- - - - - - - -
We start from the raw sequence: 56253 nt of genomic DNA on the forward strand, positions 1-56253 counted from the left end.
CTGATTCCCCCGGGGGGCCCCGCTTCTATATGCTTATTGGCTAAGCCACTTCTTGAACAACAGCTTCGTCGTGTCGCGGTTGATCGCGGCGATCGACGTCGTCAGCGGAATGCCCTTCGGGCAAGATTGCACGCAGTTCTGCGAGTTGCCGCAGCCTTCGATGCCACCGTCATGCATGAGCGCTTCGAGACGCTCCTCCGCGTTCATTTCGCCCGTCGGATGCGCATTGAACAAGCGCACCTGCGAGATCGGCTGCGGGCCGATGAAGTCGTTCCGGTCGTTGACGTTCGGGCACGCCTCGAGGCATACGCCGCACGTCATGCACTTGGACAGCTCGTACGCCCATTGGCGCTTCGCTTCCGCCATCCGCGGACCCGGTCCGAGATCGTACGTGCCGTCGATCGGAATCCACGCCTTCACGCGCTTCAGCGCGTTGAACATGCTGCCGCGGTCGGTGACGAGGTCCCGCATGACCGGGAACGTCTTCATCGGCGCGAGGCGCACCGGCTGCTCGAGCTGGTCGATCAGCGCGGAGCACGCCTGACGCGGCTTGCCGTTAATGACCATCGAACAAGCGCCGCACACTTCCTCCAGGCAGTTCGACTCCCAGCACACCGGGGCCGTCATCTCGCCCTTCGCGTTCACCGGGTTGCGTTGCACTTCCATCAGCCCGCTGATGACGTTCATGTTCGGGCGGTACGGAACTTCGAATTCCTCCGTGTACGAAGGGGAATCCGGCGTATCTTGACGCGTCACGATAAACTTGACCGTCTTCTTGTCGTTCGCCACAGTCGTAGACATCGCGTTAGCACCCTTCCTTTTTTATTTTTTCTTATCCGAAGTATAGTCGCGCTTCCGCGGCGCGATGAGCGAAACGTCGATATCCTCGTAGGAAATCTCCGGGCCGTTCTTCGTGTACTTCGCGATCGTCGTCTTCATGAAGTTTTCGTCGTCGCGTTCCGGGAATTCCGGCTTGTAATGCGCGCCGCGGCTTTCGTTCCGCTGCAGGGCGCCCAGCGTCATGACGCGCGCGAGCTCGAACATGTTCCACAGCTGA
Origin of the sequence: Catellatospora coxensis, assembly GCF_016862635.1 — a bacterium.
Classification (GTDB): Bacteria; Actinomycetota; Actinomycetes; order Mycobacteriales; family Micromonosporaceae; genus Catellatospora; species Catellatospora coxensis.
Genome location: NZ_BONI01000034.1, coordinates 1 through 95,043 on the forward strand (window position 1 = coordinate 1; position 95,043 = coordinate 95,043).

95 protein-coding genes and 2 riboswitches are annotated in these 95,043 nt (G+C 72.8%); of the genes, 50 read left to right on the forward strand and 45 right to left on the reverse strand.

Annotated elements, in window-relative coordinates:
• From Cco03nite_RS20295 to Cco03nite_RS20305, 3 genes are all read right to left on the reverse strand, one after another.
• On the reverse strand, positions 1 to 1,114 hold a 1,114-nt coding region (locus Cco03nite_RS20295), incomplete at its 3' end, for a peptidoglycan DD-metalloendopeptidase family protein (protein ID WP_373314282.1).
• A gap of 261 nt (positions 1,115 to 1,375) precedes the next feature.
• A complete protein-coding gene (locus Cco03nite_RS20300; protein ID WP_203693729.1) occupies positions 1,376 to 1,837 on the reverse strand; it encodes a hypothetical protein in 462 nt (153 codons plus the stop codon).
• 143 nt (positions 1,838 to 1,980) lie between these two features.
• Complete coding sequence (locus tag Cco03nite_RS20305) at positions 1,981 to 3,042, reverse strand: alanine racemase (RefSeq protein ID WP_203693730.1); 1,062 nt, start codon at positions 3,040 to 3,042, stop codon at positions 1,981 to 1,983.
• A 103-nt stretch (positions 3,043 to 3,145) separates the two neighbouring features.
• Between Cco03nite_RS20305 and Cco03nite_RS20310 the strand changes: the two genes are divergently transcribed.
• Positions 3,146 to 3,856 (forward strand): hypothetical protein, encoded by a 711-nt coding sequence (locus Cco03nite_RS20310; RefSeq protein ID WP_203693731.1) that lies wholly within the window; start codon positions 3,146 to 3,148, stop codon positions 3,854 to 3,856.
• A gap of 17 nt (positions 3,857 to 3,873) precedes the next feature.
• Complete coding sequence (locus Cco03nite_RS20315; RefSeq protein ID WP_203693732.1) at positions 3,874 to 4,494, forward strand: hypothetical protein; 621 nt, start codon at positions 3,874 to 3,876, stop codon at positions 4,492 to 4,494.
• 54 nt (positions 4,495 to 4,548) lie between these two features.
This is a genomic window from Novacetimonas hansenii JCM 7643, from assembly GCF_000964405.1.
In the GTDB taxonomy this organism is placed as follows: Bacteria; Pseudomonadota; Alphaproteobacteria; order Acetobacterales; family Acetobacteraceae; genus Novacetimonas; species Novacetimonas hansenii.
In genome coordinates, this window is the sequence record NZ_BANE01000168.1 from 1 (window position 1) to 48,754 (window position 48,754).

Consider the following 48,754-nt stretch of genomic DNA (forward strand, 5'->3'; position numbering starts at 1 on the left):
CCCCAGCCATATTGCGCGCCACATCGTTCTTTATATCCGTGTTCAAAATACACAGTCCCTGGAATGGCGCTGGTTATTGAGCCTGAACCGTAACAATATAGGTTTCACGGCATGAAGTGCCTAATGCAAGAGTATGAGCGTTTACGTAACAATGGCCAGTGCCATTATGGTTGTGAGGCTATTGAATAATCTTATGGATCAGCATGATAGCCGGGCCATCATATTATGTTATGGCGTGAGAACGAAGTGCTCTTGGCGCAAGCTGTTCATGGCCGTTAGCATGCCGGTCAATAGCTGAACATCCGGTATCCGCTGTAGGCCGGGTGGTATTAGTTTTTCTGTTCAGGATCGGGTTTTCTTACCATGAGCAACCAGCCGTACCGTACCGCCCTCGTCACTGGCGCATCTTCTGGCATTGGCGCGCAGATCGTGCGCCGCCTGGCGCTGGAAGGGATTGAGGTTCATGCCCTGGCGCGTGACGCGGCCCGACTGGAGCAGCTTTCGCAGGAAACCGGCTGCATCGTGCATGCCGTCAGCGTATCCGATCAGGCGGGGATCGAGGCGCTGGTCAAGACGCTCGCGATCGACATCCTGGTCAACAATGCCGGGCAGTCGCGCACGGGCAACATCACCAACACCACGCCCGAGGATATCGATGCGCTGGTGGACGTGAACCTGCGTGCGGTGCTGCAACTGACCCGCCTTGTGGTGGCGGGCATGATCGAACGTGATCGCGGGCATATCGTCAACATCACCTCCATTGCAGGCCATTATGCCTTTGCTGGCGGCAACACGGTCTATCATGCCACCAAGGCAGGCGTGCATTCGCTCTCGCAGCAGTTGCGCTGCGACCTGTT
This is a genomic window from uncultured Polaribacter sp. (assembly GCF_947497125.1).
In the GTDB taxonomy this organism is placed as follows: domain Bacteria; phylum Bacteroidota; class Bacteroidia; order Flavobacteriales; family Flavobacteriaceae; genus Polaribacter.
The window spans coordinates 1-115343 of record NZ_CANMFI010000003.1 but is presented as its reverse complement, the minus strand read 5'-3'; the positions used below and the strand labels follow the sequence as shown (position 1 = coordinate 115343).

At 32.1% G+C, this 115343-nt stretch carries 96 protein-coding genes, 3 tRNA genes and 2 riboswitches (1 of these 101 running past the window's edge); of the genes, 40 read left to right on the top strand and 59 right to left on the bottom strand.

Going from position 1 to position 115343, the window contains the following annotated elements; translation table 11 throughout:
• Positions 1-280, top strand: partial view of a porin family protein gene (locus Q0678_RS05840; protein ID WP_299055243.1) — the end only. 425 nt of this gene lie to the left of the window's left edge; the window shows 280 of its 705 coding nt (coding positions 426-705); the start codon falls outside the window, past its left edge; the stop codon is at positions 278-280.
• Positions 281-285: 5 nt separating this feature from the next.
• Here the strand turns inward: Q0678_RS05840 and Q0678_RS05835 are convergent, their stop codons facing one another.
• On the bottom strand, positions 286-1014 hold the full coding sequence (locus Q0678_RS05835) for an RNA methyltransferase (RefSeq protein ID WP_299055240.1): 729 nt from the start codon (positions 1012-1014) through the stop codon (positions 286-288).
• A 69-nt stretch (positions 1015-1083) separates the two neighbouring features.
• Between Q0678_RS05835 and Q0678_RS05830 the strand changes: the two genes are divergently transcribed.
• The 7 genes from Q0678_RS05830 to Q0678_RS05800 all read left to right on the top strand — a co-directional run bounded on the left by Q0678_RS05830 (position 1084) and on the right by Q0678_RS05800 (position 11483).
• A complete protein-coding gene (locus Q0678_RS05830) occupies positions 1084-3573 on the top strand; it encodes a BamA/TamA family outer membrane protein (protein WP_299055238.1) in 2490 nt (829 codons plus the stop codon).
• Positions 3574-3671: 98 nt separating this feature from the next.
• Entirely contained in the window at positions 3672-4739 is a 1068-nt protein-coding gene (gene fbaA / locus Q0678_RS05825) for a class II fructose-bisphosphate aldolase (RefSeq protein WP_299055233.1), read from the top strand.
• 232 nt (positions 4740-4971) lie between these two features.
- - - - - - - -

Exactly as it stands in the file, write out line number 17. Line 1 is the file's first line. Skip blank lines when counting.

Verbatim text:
• A gap of 17 nt (positions 3,857 to 3,873) precedes the next feature.